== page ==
The exhibition space was involved in floor-to-ceiling sheets of carpet underlay of an orange tone. The artist purposefully exposed something that is usually hidden beneath our feet. In the middle of the room two screens faced one another. The space between those screens hinted to the void between the coloniser and the colonised. Wooden seats reminiscent of ancient roman toilets – artworks ambiguously titled Stools – filled that void and invited the viewer to watch the 13-minute video. Throughout the length of the video the screens interacted with each other signalling to the viewer where to look.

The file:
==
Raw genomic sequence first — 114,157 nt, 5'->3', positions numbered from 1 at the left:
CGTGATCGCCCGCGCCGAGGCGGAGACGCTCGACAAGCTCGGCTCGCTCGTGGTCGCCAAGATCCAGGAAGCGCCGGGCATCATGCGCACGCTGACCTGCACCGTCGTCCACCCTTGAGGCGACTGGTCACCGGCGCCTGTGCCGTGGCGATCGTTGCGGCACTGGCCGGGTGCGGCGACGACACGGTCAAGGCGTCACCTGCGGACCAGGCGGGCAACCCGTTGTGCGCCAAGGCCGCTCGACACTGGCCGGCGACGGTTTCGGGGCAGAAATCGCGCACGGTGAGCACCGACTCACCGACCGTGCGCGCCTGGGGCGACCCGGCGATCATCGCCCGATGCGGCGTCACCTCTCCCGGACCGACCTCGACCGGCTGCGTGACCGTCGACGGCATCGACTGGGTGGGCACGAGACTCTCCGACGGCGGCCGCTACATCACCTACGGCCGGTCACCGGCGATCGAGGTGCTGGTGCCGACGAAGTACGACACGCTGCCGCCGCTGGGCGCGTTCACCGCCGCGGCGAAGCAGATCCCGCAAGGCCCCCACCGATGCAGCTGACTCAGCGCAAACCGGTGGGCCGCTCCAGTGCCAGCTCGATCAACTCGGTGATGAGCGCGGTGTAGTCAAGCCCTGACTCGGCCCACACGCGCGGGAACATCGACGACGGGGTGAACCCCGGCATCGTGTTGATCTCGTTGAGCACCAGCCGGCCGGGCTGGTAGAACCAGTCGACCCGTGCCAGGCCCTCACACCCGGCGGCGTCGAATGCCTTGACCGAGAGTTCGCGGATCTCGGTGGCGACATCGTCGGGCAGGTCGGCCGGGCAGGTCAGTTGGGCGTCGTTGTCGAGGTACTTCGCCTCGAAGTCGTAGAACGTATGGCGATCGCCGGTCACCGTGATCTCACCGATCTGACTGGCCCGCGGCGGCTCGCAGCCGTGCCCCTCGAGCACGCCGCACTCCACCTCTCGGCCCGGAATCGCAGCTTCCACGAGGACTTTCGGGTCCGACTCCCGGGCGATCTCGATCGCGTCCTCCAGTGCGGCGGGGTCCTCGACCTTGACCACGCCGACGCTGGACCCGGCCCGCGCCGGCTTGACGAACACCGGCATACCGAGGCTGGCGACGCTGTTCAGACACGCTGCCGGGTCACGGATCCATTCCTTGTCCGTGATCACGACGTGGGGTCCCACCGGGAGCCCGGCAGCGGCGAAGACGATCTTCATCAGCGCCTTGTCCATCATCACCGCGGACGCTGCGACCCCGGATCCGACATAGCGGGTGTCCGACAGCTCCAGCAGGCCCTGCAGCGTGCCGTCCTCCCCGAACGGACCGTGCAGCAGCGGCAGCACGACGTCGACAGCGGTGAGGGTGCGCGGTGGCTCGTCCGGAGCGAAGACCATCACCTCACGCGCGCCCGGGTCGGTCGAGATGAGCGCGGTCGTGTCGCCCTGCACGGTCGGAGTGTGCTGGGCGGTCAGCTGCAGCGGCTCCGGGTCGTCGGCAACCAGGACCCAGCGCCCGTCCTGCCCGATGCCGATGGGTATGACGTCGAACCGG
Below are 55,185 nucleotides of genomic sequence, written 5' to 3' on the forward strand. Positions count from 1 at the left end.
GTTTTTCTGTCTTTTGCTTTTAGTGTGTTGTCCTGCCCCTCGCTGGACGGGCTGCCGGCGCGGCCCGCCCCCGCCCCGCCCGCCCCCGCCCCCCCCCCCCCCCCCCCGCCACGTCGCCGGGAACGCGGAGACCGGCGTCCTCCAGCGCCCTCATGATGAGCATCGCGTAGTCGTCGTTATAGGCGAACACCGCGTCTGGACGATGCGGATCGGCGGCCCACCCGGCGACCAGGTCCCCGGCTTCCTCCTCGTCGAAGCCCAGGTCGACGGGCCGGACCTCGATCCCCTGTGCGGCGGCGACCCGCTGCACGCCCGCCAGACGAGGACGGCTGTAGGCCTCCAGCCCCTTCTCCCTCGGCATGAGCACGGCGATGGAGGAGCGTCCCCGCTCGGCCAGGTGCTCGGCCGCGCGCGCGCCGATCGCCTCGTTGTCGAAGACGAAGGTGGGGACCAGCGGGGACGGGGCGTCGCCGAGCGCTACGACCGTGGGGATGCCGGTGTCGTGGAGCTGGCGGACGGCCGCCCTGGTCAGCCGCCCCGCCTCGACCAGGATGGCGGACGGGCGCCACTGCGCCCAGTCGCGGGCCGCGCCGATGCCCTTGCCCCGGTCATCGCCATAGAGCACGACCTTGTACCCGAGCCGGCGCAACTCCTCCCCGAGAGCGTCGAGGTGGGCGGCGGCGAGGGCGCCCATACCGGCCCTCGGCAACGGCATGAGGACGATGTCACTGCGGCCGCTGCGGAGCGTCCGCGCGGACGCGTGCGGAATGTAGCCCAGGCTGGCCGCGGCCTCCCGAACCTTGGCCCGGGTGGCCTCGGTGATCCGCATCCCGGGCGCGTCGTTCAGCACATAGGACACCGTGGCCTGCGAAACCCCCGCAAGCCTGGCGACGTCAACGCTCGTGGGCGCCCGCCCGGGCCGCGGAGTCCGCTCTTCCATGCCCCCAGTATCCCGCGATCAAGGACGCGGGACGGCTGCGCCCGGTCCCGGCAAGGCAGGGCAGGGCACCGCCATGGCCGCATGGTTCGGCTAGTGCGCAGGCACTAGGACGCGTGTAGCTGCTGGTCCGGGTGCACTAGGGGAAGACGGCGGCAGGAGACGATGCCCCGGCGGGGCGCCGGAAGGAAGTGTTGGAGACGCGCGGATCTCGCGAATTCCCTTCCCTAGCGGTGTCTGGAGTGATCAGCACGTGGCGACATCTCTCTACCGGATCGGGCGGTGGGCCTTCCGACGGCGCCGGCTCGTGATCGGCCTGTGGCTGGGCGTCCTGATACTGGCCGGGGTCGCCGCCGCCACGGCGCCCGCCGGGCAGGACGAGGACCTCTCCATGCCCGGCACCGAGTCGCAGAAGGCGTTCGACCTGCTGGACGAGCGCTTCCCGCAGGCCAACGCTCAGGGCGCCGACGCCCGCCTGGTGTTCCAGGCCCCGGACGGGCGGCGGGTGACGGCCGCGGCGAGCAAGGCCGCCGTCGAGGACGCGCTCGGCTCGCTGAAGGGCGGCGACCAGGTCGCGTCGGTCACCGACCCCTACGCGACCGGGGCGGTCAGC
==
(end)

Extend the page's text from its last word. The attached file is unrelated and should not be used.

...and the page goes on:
The video installation - called EAO - was structured in three parts specified by the vowels in its title. E told the story of the journey across the Atlantic of the African people who were forced to come to Brazil to become slaves. The artist weaved into the story telling many untranslatable Portuguese words for the various racial mixtures of the Brazilian population: moreno, mulato, cafuzo, cabrocha, caburé, cariboca, sarará. The powerful role of language in conserving colonial behaviour was conspicuous. Words were juxtaposed with moving images of maquettes of shantytowns. There was something powerful and poetic about the way the story was told. It was not a general story. It was a personal story: a mother who slowly strokes her baby’s cheek, a baby who has never seen white people. It was an embodied story:


“You have to imagine bodies pressed.

Jolted by the engine.

How we swayed as field.”